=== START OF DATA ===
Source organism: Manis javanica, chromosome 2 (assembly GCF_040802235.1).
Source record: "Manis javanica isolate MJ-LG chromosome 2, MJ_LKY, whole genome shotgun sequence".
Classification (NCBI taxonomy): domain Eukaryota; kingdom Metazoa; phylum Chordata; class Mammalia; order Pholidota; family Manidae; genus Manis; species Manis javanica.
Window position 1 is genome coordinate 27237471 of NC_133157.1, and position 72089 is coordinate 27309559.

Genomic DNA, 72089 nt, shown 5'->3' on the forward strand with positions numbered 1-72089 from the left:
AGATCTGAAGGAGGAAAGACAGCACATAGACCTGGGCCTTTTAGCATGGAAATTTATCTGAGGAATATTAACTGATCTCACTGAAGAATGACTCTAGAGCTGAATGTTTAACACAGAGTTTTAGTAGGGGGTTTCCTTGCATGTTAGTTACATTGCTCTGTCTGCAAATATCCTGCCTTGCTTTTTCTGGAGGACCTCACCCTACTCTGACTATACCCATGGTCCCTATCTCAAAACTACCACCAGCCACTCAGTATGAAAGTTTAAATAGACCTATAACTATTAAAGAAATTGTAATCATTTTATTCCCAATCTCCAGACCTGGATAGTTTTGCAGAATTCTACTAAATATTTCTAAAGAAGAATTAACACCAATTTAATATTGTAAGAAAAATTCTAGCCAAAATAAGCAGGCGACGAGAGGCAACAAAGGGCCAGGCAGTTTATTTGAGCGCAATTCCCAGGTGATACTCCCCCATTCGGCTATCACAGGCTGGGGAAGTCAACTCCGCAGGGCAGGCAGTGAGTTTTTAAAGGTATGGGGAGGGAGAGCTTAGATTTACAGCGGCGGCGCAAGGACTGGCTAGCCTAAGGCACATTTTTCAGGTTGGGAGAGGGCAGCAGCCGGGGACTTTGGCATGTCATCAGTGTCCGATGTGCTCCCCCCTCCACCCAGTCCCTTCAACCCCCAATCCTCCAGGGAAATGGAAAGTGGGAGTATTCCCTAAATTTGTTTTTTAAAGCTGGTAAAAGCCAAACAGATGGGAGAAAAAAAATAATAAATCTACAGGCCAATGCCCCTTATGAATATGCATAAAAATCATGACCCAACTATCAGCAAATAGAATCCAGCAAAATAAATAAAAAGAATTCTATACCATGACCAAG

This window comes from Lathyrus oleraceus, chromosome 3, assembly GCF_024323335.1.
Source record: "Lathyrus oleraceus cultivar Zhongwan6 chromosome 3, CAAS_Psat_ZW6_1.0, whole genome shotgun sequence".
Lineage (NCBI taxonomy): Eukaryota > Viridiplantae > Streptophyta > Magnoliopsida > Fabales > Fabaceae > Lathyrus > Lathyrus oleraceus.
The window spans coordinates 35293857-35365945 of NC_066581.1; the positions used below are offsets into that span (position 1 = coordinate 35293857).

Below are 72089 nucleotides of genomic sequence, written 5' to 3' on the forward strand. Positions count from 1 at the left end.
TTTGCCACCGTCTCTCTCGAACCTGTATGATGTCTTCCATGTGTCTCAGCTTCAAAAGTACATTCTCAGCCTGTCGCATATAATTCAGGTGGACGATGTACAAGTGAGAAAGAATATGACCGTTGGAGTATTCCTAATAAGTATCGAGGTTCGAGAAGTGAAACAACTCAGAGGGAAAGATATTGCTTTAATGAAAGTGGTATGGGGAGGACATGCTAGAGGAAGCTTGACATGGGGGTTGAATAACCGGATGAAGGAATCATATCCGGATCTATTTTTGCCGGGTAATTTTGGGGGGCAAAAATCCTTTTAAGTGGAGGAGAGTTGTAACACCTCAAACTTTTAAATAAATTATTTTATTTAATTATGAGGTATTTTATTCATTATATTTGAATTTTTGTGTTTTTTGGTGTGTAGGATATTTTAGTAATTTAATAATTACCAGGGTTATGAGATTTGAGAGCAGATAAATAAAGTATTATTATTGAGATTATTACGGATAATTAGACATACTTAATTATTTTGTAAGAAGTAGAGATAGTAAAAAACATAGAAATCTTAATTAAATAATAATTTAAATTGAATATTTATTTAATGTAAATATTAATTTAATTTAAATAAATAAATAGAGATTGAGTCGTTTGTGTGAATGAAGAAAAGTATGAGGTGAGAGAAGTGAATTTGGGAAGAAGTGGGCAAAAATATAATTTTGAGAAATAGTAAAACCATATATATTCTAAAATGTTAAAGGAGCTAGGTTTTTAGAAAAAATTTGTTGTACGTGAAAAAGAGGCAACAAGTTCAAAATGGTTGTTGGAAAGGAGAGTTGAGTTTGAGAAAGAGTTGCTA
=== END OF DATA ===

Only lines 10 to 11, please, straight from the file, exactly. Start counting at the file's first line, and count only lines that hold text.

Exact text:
The window spans coordinates 35293857-35365945 of NC_066581.1; the positions used below are offsets into that span (position 1 = coordinate 35293857).

Below are 72089 nucleotides of genomic sequence, written 5' to 3' on the forward strand. Positions count from 1 at the left end.